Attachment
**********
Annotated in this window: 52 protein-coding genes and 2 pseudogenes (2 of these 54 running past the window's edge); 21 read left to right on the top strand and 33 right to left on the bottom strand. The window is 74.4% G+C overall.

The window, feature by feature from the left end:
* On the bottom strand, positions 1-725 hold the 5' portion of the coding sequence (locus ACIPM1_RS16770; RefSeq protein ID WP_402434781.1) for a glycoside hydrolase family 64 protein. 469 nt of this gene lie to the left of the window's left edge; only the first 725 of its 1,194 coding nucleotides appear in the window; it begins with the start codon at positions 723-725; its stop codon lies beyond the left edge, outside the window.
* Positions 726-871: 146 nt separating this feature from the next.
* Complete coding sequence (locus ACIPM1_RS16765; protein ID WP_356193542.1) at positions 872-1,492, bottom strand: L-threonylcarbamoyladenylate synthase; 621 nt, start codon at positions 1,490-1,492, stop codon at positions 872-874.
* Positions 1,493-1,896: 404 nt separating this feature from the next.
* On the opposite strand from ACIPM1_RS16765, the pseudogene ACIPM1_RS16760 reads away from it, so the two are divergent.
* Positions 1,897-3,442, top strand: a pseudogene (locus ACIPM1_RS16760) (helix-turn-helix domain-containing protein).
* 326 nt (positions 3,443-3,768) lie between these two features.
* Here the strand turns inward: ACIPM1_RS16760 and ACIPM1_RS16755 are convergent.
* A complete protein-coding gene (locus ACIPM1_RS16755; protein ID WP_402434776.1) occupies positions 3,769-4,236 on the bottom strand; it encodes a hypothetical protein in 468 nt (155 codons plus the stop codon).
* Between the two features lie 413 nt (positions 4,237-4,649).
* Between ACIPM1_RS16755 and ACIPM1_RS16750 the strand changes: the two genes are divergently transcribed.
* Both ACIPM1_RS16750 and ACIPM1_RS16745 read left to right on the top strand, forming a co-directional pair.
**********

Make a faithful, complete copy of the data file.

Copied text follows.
Annotated in this window: 52 protein-coding genes and 2 pseudogenes (2 of these 54 running past the window's edge); 21 read left to right on the top strand and 33 right to left on the bottom strand. The window is 74.4% G+C overall.

The window, feature by feature from the left end:
* On the bottom strand, positions 1-725 hold the 5' portion of the coding sequence (locus ACIPM1_RS16770; RefSeq protein ID WP_402434781.1) for a glycoside hydrolase family 64 protein. 469 nt of this gene lie to the left of the window's left edge; only the first 725 of its 1,194 coding nucleotides appear in the window; it begins with the start codon at positions 723-725; its stop codon lies beyond the left edge, outside the window.
* Positions 726-871: 146 nt separating this feature from the next.
* Complete coding sequence (locus ACIPM1_RS16765; protein ID WP_356193542.1) at positions 872-1,492, bottom strand: L-threonylcarbamoyladenylate synthase; 621 nt, start codon at positions 1,490-1,492, stop codon at positions 872-874.
* Positions 1,493-1,896: 404 nt separating this feature from the next.
* On the opposite strand from ACIPM1_RS16765, the pseudogene ACIPM1_RS16760 reads away from it, so the two are divergent.
* Positions 1,897-3,442, top strand: a pseudogene (locus ACIPM1_RS16760) (helix-turn-helix domain-containing protein).
* 326 nt (positions 3,443-3,768) lie between these two features.
* Here the strand turns inward: ACIPM1_RS16760 and ACIPM1_RS16755 are convergent.
* A complete protein-coding gene (locus ACIPM1_RS16755; protein ID WP_402434776.1) occupies positions 3,769-4,236 on the bottom strand; it encodes a hypothetical protein in 468 nt (155 codons plus the stop codon).
* Between the two features lie 413 nt (positions 4,237-4,649).
* Between ACIPM1_RS16755 and ACIPM1_RS16750 the strand changes: the two genes are divergently transcribed.
* Both ACIPM1_RS16750 and ACIPM1_RS16745 read left to right on the top strand, forming a co-directional pair.